Senator Lisa Murkowski today welcomed a United States Forest Service decision to dismiss a citation issued to a Southeast Alaska daycare center for using a picnic table without a permit. The operator of Auntie's Day Care in Wrangell was facing a $350 fine (plus a $25 processing fee) for allowing youngsters to eat at a picnic table in the Tongass National Forest. Murkowski shared the anecdote during her comments at a Federal Overreach Summit in Anchorage on Tuesday, saying "What are they thinking?" while citing it as a glaring example of callous and unreasonable federal policy in Alaska. Last week, she had brought it to the attention of USFS Chief Thomas Tidwell during their joint visit to the region.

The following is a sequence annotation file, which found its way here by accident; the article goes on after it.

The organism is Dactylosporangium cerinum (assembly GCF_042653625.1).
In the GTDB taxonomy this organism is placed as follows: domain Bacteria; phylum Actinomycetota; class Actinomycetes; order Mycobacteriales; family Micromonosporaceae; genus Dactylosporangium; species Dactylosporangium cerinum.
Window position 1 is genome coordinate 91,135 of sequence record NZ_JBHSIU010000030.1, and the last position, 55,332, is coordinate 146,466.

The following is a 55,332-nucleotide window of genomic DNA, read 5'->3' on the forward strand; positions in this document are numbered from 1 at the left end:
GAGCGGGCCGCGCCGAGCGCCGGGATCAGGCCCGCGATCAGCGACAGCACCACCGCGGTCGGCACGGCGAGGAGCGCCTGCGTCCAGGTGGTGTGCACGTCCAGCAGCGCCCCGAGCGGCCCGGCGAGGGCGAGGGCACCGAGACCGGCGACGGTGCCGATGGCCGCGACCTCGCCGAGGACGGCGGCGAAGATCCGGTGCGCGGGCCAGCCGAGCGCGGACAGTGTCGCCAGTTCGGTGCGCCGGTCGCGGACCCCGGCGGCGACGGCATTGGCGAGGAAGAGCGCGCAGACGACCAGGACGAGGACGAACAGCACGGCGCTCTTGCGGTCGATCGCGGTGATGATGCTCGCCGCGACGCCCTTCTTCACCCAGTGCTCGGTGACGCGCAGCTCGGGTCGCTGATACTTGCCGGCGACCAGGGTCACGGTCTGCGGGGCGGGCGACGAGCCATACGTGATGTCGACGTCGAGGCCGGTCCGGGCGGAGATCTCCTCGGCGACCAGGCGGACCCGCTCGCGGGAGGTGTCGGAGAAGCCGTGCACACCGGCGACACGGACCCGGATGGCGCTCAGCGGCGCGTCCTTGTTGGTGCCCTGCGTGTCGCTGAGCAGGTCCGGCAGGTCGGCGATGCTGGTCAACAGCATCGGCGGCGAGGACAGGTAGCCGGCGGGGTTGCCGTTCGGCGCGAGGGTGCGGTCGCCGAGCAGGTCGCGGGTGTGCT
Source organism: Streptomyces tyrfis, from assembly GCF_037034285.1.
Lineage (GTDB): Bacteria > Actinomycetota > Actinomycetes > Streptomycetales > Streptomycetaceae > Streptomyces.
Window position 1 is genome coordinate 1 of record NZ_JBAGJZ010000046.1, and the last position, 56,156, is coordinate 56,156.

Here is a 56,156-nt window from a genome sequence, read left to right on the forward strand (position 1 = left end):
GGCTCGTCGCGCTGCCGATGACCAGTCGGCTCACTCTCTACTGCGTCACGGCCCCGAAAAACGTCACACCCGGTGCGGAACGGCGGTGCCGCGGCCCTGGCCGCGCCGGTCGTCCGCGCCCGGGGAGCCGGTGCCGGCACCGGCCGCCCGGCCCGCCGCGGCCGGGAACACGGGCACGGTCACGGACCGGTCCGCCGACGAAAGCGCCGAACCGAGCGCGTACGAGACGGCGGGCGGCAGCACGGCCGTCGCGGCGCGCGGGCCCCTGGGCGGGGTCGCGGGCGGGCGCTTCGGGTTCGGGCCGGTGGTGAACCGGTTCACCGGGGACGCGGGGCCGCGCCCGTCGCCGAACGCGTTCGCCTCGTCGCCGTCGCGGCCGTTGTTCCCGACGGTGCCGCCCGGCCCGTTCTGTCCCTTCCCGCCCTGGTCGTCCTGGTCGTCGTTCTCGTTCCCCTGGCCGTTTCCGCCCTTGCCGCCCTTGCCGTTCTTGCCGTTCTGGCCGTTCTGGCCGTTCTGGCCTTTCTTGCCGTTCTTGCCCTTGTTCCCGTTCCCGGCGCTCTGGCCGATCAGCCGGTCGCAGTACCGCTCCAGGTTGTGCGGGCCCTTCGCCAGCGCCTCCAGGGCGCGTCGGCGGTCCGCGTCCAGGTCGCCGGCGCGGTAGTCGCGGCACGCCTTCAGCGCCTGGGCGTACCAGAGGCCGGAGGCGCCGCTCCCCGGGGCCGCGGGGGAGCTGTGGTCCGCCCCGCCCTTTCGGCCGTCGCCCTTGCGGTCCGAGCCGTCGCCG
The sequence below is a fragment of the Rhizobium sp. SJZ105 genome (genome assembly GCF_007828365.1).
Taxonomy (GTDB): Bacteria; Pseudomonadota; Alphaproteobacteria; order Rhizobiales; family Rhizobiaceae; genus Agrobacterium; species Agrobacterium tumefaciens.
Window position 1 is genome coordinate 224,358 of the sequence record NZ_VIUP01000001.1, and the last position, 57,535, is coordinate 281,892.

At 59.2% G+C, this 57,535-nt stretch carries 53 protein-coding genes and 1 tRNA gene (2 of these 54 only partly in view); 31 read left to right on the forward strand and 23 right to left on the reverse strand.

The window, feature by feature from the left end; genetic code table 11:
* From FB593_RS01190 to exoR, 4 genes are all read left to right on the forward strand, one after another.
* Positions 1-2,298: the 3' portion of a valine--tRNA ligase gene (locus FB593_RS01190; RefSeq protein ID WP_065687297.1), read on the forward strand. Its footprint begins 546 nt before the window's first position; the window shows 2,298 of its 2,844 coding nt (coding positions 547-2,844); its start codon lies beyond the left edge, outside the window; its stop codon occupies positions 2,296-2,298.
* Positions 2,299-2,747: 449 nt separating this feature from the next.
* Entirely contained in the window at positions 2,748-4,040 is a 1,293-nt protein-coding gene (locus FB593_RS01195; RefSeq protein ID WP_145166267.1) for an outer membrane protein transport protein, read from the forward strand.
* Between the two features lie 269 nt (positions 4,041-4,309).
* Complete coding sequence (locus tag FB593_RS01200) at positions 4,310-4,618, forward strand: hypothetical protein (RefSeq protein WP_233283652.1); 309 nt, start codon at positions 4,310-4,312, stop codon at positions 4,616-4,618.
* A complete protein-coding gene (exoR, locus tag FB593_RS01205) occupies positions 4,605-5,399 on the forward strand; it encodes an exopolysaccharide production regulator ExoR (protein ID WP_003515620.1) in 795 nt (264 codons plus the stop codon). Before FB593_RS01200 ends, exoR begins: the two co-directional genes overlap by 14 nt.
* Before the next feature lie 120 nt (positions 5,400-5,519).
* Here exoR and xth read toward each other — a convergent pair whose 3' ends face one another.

"It shouldn't take an act of Congress, or a U.S. Senator getting personally involved to ensure Alaskans are treated fairly," said Murkowski. "This disregard for common sense by the U.S. Forest Service -- by penalizing a woman taking a handful of kids out for a simple picnic -- is the latest in a dismal tradition of top down policymaking in DC hitting Alaskans in the pocketbook and chipping away at our state's unique culture."
"What is happening when you can't go out to a national forest and have a picnic for kids without a permit?," said Marilyn Monk who runs Auntie's Day Care. "That was a crazy thing asking me to have a permit, but I am thankful and relieved that Senator Murkowski took this ridiculous fine to the top and got it dealt with."